Neuroendocrine cancer is relatively rare, in comparison to the “big four” cancers: breast, bowel, lung and prostate. There is thus less research into new treatments for rare diseases, including NETs. Finding patients for clinical trials is difficult because they are few and far between. Raising funds for research is harder because donors often prefer to support major diseases where a cure or treatment will have a wider impact on more people. And with potential profits being limited due to a smaller market for the drugs, pharmaceutical companies are generally not interested in investing in this type of research.
Yet, all these factors did not discourage VictoryNet partners Alexander Masters and Dominic Nutt. They came up with a way to fund more clinical trials for rare diseases like NETs: the Plutocratic Proposal. In recent years, Alexander and Dominic. have demonstrated that many scientifically sound trials and initiatives that could benefit NET patients never get off the ground or are abandoned for lack of funding.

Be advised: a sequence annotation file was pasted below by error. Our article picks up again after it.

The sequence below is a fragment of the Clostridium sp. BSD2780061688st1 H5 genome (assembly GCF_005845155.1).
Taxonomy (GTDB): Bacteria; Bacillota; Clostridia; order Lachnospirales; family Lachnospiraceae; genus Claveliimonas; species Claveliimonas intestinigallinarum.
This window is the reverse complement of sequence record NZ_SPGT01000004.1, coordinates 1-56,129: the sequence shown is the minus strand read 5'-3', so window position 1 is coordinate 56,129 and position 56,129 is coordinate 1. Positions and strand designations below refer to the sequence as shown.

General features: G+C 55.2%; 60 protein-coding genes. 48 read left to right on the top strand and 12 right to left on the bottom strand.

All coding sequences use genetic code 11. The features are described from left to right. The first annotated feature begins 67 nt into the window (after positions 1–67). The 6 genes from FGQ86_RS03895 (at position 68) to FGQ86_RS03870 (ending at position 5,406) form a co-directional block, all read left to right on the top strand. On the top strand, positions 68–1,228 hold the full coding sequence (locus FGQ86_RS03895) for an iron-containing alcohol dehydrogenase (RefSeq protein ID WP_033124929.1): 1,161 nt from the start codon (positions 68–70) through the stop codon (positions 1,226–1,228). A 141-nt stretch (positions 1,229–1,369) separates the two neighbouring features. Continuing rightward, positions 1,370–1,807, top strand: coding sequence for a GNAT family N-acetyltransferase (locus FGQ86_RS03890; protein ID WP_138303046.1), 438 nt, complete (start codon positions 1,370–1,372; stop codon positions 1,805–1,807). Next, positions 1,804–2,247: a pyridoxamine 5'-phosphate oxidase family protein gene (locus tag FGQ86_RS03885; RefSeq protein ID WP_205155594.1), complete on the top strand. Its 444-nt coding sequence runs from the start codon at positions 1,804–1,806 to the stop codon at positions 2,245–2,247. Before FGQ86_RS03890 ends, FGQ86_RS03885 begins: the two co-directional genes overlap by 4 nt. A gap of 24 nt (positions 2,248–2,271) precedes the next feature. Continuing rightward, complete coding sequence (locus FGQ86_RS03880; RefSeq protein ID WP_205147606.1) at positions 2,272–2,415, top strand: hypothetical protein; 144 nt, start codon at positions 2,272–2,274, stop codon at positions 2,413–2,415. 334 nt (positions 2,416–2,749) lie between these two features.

In collaboration with Uppsala and Oxford universities and funded by VictoryNet, they have shown that it is practically and ethically possible to conduct clinical trials on NETs, funded by wealthy donors who, in return, are guaranteed a place on the trial. The trial, which would not be funded otherwise, is then opened up to non-paying patients. This is a way to find new money for research on rare diseases, rather than trying to divert funds already allocated to other medical trials.
Read Alexander Masters and Dominic Nutt’s paper on the Plutocratic Proposal here in the British Medical Journal.